Guided Tour: MPRouteWriter
This guided tour shows you how to use MPRouteWriter and MPRouteReader. First we shall look at MPRouteWriter.
Exporting a Route
MPRouteWriter is designed to export a route's waypoints to a Microsoft Excel workbook or a text file. Typically, a route is created from pushpins. After an optimum route has been found, it is often necessary to have a list of the waypoints with their estimated times and associated pushpin data.
MapPoint allows you to export the pushpins to Excel, but it does not take the route into account. Ie. the pushpins are sorted in an arbitrary and meaningless manner.
MPRouteWriter solves this problem by exporting the waypoints and any associated pushpins. The route order is maintained, and associated information (eg. distances and estimated travel times) can also be written.
This is what MPRouteWriter looks like when it is started. This particular example has been set to write the distances, times, coordinates, street addressesm and pushpin data for each and every waypoint for an optimized route. Data will be written to an Excel spreadsheet, although these is also an option to write to a comma separated value (CSV) text file.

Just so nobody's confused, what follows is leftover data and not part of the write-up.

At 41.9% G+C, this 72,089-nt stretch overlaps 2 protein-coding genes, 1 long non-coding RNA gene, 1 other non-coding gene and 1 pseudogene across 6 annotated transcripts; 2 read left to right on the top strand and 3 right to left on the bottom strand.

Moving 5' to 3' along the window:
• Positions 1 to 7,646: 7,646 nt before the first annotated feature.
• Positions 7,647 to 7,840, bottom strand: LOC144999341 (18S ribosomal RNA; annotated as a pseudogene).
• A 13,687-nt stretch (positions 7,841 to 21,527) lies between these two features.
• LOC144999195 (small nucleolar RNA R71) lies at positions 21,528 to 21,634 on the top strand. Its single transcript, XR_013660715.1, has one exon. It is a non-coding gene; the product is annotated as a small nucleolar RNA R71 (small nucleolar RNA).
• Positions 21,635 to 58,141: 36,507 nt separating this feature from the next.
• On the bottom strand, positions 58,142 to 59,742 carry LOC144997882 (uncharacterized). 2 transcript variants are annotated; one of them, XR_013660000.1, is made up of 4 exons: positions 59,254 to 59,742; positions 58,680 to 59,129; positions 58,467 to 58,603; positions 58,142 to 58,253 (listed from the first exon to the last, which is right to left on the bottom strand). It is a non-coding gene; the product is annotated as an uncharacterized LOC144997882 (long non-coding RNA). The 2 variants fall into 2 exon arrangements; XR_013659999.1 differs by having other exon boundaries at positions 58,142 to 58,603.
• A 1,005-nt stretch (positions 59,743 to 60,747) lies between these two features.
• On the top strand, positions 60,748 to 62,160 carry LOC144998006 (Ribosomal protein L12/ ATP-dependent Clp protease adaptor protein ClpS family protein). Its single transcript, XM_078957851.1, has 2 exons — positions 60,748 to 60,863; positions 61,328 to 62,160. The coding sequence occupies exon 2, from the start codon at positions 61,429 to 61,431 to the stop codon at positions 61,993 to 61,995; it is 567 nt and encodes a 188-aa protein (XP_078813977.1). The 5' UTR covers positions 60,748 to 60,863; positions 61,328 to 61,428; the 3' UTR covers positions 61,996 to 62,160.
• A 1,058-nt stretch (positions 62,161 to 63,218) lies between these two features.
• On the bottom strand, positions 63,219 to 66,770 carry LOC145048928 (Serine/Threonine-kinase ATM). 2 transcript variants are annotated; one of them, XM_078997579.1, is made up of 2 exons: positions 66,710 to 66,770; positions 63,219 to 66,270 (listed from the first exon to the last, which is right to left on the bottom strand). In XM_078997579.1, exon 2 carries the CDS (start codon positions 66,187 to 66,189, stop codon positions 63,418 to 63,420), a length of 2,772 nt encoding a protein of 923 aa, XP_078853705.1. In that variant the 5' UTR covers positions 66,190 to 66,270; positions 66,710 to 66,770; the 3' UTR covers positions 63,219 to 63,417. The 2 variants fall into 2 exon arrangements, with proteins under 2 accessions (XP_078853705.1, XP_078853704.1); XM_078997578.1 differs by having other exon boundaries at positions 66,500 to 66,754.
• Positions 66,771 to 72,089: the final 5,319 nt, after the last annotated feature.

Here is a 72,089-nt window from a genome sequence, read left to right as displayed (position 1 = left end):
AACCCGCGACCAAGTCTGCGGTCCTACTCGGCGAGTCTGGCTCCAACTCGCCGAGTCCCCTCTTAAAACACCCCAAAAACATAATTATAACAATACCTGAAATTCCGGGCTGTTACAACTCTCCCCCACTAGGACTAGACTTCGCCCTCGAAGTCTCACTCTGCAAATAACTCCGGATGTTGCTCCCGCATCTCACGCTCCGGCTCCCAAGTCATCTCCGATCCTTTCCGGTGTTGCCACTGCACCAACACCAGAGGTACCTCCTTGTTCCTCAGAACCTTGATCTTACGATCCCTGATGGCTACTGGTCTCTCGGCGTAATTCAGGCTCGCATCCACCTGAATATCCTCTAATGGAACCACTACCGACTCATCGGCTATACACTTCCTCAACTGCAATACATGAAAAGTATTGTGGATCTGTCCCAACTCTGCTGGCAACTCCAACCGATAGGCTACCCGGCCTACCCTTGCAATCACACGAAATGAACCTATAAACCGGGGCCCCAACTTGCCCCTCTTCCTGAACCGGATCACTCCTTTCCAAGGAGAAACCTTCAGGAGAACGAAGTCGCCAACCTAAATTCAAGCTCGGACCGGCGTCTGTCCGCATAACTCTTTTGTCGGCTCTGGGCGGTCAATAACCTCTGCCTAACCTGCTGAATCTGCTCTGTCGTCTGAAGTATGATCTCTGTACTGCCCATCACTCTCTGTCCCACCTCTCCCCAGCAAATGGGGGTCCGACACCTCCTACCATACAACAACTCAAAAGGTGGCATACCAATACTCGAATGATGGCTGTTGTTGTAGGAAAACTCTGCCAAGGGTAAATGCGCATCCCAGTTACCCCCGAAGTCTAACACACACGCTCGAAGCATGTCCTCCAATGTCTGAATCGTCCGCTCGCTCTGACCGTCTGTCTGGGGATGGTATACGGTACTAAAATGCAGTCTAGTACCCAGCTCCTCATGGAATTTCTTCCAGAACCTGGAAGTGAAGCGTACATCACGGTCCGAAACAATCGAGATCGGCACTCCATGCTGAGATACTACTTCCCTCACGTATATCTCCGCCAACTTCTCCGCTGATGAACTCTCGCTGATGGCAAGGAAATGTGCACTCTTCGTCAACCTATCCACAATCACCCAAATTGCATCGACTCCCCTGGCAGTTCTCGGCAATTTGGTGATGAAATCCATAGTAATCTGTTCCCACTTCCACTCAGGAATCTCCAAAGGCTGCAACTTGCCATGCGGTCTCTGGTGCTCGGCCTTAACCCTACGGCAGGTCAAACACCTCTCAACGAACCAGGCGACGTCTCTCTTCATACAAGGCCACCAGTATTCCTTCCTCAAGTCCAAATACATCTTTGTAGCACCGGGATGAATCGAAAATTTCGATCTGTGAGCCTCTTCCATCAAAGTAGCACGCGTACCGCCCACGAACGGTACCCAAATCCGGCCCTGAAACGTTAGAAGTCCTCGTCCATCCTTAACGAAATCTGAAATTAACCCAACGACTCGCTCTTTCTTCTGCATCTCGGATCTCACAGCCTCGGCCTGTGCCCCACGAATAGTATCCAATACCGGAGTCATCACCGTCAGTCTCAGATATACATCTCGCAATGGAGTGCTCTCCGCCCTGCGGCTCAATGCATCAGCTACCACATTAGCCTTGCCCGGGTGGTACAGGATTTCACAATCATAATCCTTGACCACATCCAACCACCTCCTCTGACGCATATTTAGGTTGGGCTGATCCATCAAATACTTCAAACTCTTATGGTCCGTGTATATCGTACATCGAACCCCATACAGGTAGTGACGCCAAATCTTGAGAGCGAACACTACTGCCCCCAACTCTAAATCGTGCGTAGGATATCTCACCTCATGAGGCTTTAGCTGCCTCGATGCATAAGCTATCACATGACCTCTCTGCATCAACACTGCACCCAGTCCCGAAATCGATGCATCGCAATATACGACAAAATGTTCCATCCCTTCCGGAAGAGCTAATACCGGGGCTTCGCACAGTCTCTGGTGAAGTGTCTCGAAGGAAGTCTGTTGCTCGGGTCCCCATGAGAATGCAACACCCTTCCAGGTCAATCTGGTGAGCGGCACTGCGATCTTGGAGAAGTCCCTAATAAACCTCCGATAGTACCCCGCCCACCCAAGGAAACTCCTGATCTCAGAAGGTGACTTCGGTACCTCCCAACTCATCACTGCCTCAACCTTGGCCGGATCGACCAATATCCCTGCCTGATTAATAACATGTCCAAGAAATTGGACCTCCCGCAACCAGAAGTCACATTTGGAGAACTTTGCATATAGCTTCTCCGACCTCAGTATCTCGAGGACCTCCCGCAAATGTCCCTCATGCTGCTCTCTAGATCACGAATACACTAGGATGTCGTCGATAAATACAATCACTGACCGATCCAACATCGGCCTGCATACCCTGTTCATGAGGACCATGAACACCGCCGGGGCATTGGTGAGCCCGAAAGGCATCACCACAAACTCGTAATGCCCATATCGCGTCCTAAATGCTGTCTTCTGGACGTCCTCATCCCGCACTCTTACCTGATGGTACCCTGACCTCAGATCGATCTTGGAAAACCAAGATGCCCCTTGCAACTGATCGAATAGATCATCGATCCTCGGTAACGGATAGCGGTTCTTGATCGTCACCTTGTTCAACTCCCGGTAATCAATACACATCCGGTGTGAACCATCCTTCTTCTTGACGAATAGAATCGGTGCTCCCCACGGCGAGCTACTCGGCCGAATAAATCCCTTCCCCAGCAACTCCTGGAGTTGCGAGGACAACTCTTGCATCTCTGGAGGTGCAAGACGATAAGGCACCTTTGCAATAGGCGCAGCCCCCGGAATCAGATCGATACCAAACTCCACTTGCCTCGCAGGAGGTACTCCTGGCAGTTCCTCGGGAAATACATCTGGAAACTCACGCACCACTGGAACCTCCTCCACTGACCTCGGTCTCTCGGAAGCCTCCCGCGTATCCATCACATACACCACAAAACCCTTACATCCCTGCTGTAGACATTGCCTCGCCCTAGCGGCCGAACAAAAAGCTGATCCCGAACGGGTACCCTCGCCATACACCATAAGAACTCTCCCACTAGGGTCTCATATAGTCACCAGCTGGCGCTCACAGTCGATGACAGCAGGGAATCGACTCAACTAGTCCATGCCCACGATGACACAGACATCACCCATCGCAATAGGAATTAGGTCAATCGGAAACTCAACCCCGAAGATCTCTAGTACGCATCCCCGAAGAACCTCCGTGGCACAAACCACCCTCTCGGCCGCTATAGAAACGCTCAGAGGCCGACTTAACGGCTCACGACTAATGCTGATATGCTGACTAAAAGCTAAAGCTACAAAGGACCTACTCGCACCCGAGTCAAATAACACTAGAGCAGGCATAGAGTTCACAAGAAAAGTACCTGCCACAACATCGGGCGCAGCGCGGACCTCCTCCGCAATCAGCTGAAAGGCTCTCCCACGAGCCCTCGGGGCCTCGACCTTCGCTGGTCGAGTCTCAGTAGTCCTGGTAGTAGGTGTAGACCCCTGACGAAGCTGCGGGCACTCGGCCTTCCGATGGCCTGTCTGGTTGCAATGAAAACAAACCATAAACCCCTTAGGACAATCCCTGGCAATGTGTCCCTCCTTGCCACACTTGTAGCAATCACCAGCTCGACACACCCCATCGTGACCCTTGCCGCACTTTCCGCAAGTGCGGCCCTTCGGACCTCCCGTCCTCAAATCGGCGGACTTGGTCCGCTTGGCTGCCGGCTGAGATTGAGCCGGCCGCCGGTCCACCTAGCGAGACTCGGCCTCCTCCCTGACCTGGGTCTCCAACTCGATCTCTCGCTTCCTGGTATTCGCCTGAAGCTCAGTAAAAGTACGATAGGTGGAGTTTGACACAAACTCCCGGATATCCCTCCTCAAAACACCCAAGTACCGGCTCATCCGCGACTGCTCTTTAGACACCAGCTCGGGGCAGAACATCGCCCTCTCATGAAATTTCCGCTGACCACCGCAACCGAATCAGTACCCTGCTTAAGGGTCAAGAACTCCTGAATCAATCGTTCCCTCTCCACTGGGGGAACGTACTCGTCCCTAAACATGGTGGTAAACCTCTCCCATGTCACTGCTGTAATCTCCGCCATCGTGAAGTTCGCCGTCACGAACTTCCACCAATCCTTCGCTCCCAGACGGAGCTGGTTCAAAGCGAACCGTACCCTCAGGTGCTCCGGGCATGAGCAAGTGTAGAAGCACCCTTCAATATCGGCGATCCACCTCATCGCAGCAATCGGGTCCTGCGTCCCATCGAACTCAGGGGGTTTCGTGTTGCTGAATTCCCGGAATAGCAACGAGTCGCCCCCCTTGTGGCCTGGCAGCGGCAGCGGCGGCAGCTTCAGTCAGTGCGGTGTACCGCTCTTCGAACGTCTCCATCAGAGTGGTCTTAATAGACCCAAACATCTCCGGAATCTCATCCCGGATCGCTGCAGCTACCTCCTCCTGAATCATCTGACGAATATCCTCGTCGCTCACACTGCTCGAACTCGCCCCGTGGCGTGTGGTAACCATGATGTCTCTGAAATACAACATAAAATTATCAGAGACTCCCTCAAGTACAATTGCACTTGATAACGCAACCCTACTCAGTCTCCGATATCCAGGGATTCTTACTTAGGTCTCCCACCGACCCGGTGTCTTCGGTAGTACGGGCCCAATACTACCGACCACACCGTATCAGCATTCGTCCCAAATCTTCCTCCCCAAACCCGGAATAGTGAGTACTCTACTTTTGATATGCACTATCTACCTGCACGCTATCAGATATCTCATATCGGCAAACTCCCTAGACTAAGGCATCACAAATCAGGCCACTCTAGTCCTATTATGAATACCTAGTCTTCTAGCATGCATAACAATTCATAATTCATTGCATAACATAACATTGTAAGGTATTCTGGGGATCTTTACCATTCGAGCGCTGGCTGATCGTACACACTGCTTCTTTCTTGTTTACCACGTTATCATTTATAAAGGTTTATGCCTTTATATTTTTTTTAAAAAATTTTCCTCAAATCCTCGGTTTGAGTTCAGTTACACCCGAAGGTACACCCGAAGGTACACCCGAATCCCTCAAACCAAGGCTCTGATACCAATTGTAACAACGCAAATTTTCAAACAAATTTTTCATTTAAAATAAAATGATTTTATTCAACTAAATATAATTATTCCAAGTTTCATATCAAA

This example only writes the route distances and total travel times from the start waypoint. It is also possible to calculate and write the route distances, travel times, and average speeds for the intervals between each waypoint and/or rest stop.
Street addresses (if available) can also be written. Note that when street addresses are available, they are usually also listed as pushpin data fields. This will result in duplicate data columns if both options are selected.
MPRouteWriter can also be set to automatically optimize the route before exporting it. This is a standard MapPoint option (see the Optimize stops button on the route panel), but inclusion here can simplify the use of MapPoint routes.
Other options such as rest stops and duplicate pushpins are dscribed later in this tour.
Press Save Route to export the route.
Here are the results. Note that each waypoint has its own row. The waypoints are written out in the correct order. Distances and times have also been written, as well as all the data fields for each of the matching pushpins.
It is that simple!
Next, we look at how to overwrite stop times and to set rest stops.